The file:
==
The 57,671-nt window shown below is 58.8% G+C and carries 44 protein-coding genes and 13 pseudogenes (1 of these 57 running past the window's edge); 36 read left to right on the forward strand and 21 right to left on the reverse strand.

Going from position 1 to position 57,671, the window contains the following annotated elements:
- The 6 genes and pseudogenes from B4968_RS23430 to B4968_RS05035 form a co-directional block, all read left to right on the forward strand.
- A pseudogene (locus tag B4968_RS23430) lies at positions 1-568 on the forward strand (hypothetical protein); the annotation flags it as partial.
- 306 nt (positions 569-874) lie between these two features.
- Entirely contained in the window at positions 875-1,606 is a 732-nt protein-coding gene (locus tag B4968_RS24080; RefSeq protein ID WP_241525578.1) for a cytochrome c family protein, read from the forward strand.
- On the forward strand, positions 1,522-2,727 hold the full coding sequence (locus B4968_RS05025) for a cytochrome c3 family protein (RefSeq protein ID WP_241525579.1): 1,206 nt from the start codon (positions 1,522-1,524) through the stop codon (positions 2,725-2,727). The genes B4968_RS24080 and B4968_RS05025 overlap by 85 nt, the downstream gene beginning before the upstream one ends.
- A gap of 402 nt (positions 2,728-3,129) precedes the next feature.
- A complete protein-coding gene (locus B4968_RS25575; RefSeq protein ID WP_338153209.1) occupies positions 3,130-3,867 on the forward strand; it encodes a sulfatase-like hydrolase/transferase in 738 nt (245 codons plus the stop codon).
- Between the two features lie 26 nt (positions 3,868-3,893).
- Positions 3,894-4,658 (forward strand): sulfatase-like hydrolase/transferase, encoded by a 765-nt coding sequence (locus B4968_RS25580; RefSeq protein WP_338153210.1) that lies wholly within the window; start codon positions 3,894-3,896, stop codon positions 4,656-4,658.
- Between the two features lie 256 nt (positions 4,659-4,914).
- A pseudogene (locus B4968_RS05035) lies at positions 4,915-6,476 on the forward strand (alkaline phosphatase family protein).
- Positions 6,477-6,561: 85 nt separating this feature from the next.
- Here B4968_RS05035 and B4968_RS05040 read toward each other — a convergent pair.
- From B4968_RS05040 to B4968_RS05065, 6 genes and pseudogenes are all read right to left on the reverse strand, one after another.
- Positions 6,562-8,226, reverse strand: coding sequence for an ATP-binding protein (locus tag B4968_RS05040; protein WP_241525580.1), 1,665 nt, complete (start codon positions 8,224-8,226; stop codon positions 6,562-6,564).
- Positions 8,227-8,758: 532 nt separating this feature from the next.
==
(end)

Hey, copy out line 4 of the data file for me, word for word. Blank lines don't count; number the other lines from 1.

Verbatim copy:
- A pseudogene (locus tag B4968_RS23430) lies at positions 1-568 on the forward strand (hypothetical protein); the annotation flags it as partial.